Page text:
Let’s fast forward a few months to August of 2010, when things started to become abnormal again. Up until this point, the Ocella worked perfectly and I got my period exactly when the pills told me I would and it would last for an appropriate 4 or 5 days. However, changes occurred and I would now be getting my period about a week before I was supposed to and it would last another 2 weeks, meaning I would have it for around half a month. Obviously this was not normal and I went to my primary doctor expressing my concerns. She told me my body could have gotten used to the estrogen and hormones and perhaps a switch in birth controls would absolve the problems.
I’m pretty sure Ocella suddenly stopped working because of the immense stress my body was under during that time. It was the end of last summer when the birth control did not work properly, the absolute worst point of my disordered eating. I was at the lowest weight yet, still continuing to exercise a crazy amount, and had the mental drive to continue my dangerous routine.
So before heading back to school later that month of August, I switched to Nicon, another contraceptive and hoped things would regulate once again. Well, the pills didn’t work and instead of having a period for 2 weeks, it no longer showed up at all and has not made an entrance into my life since then. I stopped taking the Nicon, realizing it was doing absolutely nothing for me. Yes that is correct, I do not have a period at the moment.
When I finally began recovering earlier this year, mentally understanding changes needed to occur, I assumed the huge changes that I was making with my food intake and a bit of weight gain, would re-start my current closed down reproductive system. I went from eating literally zero grams of fat to consuming around 40-50 grams on a daily basis. I have also increased my caloric intake, added more protein and am continuously striving to eat a well-balanced NORMAL diet. And yet, it is still not enough.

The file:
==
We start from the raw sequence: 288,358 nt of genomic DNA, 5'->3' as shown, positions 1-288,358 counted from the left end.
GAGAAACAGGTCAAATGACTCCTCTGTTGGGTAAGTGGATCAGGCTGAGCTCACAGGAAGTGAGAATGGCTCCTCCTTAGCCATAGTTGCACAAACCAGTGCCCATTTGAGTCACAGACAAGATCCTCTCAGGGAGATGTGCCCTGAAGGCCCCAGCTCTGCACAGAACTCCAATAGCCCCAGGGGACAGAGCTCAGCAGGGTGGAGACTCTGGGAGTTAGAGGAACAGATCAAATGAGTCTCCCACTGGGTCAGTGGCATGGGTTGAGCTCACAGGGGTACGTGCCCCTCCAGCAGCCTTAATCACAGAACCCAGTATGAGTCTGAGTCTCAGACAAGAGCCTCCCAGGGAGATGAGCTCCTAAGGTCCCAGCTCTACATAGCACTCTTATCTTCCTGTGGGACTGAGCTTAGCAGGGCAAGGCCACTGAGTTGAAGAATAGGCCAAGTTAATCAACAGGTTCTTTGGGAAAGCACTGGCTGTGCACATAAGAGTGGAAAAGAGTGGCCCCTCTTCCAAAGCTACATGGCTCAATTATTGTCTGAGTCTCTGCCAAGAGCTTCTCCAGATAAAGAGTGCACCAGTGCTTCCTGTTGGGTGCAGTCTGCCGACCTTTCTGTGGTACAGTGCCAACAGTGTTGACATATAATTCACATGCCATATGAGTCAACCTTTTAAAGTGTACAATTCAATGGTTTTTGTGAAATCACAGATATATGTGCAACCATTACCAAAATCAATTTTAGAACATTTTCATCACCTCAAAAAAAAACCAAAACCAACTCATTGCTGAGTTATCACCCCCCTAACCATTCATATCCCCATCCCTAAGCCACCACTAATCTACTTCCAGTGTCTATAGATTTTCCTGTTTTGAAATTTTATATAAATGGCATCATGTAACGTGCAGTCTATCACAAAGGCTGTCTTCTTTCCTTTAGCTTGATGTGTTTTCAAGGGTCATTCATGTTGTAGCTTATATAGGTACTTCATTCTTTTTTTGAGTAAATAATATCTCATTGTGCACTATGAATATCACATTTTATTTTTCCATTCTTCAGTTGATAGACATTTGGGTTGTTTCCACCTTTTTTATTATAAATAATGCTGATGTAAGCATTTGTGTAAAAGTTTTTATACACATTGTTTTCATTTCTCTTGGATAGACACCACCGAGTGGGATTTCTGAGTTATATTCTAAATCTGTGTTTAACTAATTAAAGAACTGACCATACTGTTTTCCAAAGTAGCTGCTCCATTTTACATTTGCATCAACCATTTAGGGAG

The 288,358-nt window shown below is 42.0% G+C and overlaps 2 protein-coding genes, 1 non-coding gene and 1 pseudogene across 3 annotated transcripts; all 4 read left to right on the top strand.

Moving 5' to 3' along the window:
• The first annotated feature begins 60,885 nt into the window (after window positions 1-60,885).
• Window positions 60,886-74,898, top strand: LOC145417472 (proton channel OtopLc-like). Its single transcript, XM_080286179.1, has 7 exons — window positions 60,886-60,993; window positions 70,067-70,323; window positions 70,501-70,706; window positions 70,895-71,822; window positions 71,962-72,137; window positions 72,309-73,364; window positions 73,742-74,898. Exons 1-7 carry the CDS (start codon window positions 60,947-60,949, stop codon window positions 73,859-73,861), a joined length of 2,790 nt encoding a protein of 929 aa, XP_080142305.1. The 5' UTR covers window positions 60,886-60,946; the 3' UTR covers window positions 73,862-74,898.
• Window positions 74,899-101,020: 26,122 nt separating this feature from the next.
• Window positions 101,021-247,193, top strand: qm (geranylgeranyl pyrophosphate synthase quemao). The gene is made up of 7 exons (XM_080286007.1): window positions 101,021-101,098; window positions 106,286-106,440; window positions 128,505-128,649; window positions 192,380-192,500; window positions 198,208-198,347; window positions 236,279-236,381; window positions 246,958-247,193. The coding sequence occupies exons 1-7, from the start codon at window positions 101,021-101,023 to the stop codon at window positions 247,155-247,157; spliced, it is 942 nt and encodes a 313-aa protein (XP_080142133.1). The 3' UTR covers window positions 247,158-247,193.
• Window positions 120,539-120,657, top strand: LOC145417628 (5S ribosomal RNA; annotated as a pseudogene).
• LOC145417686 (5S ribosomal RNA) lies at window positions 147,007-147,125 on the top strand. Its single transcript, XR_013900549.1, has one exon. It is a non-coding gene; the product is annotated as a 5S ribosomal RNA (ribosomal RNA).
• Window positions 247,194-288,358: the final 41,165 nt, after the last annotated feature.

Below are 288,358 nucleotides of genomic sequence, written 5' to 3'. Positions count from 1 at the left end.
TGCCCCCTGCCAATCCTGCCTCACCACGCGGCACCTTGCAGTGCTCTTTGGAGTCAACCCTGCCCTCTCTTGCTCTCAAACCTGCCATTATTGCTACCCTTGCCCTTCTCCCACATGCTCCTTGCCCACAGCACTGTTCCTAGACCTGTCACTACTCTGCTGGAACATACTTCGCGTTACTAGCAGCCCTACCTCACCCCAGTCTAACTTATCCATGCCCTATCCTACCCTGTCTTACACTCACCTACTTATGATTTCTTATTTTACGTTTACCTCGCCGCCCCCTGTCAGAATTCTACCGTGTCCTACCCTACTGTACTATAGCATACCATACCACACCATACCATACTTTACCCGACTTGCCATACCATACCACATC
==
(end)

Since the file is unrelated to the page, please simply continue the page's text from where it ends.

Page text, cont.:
I recently met with an amazing physician on-campus who was recommended by my therapist. I saw her earlier in March and told her about my issues with food, over-exercising, discomfort with my body and of course, not having my period. She ran a series of blood tests, just to make sure things were normal and that I was not pregnant (again, ermm no) and the results that came back were quite interesting, though concerning.
Most of my nutrient levels and stores were normal, such as Vitamin C, D E and K and other micro-nutrients such as potassium, all of the Vitamin Bs except iron, where levels were below normal. My thyroid was fine, and under possible underlying problems were ruled out as well. However, I already knew about that result, having had low levels of iron for the last three years or so (something else I need to work on it seems). The part of the results that were most note-worthy were my hormone levels. Without going into much detail, the doctor told me my hormone levels were the equivalent of a 10 or 11 year old little girl.